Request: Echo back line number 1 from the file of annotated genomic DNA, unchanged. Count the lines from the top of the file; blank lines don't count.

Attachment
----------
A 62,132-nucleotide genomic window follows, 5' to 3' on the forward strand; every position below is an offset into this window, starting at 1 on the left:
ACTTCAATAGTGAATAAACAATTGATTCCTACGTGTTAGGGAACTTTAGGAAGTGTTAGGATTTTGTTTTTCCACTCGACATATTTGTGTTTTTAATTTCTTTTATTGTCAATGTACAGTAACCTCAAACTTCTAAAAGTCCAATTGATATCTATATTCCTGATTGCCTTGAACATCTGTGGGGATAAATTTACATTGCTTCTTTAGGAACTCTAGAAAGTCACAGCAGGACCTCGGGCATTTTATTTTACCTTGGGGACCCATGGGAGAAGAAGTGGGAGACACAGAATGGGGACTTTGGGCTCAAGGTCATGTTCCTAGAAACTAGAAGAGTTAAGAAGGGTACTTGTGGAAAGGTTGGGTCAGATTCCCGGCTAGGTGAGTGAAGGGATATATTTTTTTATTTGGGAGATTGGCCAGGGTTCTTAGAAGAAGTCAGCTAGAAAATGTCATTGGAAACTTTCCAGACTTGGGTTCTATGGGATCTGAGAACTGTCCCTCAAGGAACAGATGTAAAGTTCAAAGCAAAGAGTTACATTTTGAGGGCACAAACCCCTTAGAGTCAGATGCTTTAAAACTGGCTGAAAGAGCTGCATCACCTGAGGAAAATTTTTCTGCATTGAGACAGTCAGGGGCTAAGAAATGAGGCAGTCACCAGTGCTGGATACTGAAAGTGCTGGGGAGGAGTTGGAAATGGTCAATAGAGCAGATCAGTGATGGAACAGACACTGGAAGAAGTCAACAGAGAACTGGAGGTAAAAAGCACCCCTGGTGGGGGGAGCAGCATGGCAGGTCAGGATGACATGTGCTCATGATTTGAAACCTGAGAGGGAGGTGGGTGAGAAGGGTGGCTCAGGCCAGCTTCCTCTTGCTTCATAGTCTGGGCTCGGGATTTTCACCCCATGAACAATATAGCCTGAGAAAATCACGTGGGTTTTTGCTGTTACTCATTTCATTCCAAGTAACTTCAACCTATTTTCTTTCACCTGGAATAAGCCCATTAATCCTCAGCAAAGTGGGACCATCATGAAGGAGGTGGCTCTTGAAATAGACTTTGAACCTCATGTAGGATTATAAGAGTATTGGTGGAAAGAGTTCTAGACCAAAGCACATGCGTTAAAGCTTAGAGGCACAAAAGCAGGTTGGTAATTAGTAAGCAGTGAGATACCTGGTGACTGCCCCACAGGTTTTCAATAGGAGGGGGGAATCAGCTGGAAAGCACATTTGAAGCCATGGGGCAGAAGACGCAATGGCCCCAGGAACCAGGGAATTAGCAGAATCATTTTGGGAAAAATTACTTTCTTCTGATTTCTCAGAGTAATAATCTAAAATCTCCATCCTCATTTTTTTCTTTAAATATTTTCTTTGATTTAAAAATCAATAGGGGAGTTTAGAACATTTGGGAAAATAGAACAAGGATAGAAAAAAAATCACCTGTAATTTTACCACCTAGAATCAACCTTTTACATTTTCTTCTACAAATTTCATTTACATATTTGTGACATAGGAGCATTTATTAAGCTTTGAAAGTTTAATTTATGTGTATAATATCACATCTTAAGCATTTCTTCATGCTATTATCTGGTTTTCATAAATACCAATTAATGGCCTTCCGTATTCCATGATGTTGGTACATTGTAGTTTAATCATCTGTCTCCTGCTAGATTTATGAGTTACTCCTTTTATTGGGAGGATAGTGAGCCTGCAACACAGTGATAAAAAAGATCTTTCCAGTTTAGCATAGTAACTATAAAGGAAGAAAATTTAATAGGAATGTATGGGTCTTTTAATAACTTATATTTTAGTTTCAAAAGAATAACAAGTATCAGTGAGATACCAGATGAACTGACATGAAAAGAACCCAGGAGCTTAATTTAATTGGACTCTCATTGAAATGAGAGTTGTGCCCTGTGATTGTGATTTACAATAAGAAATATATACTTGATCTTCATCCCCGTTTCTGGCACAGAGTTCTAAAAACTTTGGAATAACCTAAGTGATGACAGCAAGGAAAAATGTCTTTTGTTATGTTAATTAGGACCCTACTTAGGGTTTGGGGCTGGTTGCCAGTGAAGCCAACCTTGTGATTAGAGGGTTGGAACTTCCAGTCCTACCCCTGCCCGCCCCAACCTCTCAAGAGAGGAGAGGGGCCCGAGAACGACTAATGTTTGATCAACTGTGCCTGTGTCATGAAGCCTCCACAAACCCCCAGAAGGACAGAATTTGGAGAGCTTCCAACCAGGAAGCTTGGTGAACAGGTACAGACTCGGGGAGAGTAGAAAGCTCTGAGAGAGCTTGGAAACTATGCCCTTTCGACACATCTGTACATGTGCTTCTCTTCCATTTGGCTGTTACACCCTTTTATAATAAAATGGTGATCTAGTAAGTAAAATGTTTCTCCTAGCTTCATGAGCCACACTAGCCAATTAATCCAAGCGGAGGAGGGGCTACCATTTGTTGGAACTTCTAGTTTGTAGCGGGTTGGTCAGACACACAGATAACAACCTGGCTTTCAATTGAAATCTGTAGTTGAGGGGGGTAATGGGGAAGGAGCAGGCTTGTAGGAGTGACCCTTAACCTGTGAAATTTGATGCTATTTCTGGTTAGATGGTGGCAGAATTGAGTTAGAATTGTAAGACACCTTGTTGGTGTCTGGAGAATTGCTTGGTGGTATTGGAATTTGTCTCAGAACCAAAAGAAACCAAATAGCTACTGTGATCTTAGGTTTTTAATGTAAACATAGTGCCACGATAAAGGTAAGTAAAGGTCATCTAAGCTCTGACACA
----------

A 62,132-nucleotide genomic window follows, 5' to 3' on the forward strand; every position below is an offset into this window, starting at 1 on the left: